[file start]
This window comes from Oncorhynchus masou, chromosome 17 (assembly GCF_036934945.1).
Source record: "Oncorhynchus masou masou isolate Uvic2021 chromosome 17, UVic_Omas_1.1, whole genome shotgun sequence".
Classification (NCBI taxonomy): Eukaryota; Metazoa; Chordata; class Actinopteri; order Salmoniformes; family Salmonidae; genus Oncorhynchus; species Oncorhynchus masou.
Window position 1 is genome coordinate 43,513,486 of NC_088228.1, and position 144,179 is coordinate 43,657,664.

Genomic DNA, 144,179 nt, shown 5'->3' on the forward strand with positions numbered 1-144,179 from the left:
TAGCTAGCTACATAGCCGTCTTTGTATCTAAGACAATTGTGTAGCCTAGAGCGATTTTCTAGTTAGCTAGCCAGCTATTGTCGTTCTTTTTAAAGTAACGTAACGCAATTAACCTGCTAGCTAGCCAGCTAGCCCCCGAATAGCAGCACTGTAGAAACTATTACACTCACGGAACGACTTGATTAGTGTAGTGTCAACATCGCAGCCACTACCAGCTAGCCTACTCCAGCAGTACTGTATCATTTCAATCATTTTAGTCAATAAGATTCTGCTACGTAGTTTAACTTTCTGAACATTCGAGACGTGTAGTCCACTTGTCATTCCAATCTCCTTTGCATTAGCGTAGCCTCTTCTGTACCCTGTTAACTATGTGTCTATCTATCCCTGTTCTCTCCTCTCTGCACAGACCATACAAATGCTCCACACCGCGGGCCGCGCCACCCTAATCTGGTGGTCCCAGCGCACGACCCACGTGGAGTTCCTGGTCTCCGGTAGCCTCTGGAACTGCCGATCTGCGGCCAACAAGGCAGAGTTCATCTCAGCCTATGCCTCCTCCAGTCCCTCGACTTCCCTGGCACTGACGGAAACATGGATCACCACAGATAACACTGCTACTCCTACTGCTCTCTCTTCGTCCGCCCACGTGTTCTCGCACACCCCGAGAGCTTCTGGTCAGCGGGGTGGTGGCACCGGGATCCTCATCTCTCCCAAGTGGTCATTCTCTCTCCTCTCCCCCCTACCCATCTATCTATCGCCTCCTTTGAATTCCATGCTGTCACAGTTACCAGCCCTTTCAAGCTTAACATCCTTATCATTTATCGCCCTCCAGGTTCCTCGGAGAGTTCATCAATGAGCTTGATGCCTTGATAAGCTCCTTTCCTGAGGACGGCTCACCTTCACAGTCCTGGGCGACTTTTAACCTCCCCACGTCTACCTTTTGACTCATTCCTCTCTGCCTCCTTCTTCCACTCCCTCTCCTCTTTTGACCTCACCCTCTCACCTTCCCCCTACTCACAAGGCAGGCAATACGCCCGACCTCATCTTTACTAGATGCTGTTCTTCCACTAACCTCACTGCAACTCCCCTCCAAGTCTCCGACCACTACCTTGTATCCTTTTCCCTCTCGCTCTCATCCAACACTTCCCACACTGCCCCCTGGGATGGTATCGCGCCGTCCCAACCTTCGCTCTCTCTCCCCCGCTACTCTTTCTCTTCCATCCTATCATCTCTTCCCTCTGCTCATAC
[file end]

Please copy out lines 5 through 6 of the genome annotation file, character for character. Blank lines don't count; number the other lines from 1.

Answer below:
Genomic DNA, 144,179 nt, shown 5'->3' on the forward strand with positions numbered 1-144,179 from the left:
TAGCTAGCTACATAGCCGTCTTTGTATCTAAGACAATTGTGTAGCCTAGAGCGATTTTCTAGTTAGCTAGCCAGCTATTGTCGTTCTTTTTAAAGTAACGTAACGCAATTAACCTGCTAGCTAGCCAGCTAGCCCCCGAATAGCAGCACTGTAGAAACTATTACACTCACGGAACGACTTGATTAGTGTAGTGTCAACATCGCAGCCACTACCAGCTAGCCTACTCCAGCAGTACTGTATCATTTCAATCATTTTAGTCAATAAGATTCTGCTACGTAGTTTAACTTTCTGAACATTCGAGACGTGTAGTCCACTTGTCATTCCAATCTCCTTTGCATTAGCGTAGCCTCTTCTGTACCCTGTTAACTATGTGTCTATCTATCCCTGTTCTCTCCTCTCTGCACAGACCATACAAATGCTCCACACCGCGGGCCGCGCCACCCTAATCTGGTGGTCCCAGCGCACGACCCACGTGGAGTTCCTGGTCTCCGGTAGCCTCTGGAACTGCCGATCTGCGGCCAACAAGGCAGAGTTCATCTCAGCCTATGCCTCCTCCAGTCCCTCGACTTCCCTGGCACTGACGGAAACATGGATCACCACAGATAACACTGCTACTCCTACTGCTCTCTCTTCGTCCGCCCACGTGTTCTCGCACACCCCGAGAGCTTCTGGTCAGCGGGGTGGTGGCACCGGGATCCTCATCTCTCCCAAGTGGTCATTCTCTCTCCTCTCCCCCCTACCCATCTATCTATCGCCTCCTTTGAATTCCATGCTGTCACAGTTACCAGCCCTTTCAAGCTTAACATCCTTATCATTTATCGCCCTCCAGGTTCCTCGGAGAGTTCATCAATGAGCTTGATGCCTTGATAAGCTCCTTTCCTGAGGACGGCTCACCTTCACAGTCCTGGGCGACTTTTAACCTCCCCACGTCTACCTTTTGACTCATTCCTCTCTGCCTCCTTCTTCCACTCCCTCTCCTCTTTTGACCTCACCCTCTCACCTTCCCCCTACTCACAAGGCAGGCAATACGCCCGACCTCATCTTTACTAGATGCTGTTCTTCCACTAACCTCACTGCAACTCCCCTCCAAGTCTCCGACCACTACCTTGTATCCTTTTCCCTCTCGCTCTCATCCAACACTTCCCACACTGCCCCCTGGGATGGTATCGCGCCGTCCCAACCTTCGCTCTCTCTCCCCCGCTACTCTTTCTCTTCCATCCTATCATCTCTTCCCTCTGCTCATAC